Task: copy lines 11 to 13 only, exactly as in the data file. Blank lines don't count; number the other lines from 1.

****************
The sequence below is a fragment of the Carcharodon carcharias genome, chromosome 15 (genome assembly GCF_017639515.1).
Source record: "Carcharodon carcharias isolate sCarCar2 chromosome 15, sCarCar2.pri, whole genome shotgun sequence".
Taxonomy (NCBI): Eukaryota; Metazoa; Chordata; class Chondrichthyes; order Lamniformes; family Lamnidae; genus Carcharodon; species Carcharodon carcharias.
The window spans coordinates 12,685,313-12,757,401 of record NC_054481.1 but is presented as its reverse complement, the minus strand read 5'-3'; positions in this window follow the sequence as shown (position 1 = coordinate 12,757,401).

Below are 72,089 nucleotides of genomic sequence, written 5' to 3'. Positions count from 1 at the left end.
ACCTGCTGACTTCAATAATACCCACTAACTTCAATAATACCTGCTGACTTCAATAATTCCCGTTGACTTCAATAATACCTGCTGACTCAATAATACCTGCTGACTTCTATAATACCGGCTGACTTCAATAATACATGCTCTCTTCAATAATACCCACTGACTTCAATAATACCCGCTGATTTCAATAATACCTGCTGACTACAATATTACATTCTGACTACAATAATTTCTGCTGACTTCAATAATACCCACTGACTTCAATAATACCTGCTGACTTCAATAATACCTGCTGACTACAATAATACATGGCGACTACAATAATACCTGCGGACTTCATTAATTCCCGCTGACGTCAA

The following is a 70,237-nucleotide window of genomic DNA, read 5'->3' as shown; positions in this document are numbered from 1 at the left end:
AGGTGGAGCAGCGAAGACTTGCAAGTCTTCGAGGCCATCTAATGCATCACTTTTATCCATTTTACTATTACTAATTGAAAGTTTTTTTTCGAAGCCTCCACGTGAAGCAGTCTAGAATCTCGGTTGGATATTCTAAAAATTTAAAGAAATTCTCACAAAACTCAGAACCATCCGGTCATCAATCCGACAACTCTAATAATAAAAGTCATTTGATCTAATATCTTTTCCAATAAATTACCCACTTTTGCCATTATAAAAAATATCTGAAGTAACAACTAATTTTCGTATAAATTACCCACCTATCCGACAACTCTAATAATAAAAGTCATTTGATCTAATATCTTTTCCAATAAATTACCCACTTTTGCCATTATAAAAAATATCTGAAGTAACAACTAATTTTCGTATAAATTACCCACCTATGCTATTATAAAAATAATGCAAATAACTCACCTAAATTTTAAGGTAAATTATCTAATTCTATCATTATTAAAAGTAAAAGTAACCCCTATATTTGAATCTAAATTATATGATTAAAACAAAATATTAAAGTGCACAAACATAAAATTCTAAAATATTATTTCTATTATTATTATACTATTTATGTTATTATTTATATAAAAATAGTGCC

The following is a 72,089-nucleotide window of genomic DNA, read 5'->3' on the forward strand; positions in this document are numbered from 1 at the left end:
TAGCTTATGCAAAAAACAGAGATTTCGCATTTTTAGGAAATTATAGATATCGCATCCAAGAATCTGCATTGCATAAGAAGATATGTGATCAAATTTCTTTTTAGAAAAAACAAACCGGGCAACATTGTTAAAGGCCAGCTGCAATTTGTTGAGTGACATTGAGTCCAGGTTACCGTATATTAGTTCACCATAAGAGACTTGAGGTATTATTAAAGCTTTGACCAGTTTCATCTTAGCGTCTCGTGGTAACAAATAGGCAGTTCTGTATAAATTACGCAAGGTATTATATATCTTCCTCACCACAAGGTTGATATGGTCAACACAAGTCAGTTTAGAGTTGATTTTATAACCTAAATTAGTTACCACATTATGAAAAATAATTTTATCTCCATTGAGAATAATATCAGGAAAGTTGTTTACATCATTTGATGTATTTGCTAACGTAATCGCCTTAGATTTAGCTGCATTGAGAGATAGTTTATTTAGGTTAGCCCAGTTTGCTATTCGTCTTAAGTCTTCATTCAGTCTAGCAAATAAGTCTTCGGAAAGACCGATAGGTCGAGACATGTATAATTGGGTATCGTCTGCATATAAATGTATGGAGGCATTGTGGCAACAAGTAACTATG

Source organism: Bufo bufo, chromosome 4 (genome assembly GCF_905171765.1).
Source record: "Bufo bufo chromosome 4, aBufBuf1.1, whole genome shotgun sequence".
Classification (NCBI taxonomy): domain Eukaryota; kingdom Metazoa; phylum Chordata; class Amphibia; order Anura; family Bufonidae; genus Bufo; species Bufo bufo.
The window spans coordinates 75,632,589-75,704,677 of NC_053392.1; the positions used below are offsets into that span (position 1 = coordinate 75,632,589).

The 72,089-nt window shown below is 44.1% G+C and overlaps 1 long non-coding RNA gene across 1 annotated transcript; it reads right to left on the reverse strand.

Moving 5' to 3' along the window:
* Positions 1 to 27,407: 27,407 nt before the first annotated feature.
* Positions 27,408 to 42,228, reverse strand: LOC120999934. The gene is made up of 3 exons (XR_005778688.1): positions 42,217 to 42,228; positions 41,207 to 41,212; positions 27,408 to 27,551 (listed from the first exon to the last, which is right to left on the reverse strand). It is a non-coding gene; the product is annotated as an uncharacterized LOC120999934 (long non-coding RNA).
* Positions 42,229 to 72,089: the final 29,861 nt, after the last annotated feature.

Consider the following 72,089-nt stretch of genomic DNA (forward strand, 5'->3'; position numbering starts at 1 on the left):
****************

Source organism: Bufo bufo, chromosome 4 (genome assembly GCF_905171765.1).
Source record: "Bufo bufo chromosome 4, aBufBuf1.1, whole genome shotgun sequence".
Classification (NCBI taxonomy): domain Eukaryota; kingdom Metazoa; phylum Chordata; class Amphibia; order Anura; family Bufonidae; genus Bufo; species Bufo bufo.